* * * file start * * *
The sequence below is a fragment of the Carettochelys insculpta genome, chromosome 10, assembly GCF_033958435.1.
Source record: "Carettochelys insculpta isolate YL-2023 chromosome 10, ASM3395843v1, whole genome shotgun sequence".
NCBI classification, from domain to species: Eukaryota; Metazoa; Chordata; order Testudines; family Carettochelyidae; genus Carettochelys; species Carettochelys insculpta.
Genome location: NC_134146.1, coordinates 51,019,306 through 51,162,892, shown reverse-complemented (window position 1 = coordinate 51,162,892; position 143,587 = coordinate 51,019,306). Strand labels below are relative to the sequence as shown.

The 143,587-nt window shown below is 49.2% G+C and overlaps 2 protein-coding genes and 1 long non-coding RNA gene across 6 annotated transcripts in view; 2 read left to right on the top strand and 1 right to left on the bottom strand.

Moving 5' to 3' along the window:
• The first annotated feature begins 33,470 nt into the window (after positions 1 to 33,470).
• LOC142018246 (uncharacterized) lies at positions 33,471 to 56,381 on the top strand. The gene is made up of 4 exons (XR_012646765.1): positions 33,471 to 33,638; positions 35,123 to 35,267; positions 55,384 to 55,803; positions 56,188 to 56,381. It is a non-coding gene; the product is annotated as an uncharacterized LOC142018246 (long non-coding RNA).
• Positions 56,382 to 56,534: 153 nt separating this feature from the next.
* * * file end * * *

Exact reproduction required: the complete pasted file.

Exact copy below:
The sequence below is a fragment of the Carettochelys insculpta genome, chromosome 10, assembly GCF_033958435.1.
Source record: "Carettochelys insculpta isolate YL-2023 chromosome 10, ASM3395843v1, whole genome shotgun sequence".
NCBI classification, from domain to species: Eukaryota; Metazoa; Chordata; order Testudines; family Carettochelyidae; genus Carettochelys; species Carettochelys insculpta.
Genome location: NC_134146.1, coordinates 51,019,306 through 51,162,892, shown reverse-complemented (window position 1 = coordinate 51,162,892; position 143,587 = coordinate 51,019,306). Strand labels below are relative to the sequence as shown.

The 143,587-nt window shown below is 49.2% G+C and overlaps 2 protein-coding genes and 1 long non-coding RNA gene across 6 annotated transcripts in view; 2 read left to right on the top strand and 1 right to left on the bottom strand.

Moving 5' to 3' along the window:
• The first annotated feature begins 33,470 nt into the window (after positions 1 to 33,470).
• LOC142018246 (uncharacterized) lies at positions 33,471 to 56,381 on the top strand. The gene is made up of 4 exons (XR_012646765.1): positions 33,471 to 33,638; positions 35,123 to 35,267; positions 55,384 to 55,803; positions 56,188 to 56,381. It is a non-coding gene; the product is annotated as an uncharacterized LOC142018246 (long non-coding RNA).
• Positions 56,382 to 56,534: 153 nt separating this feature from the next.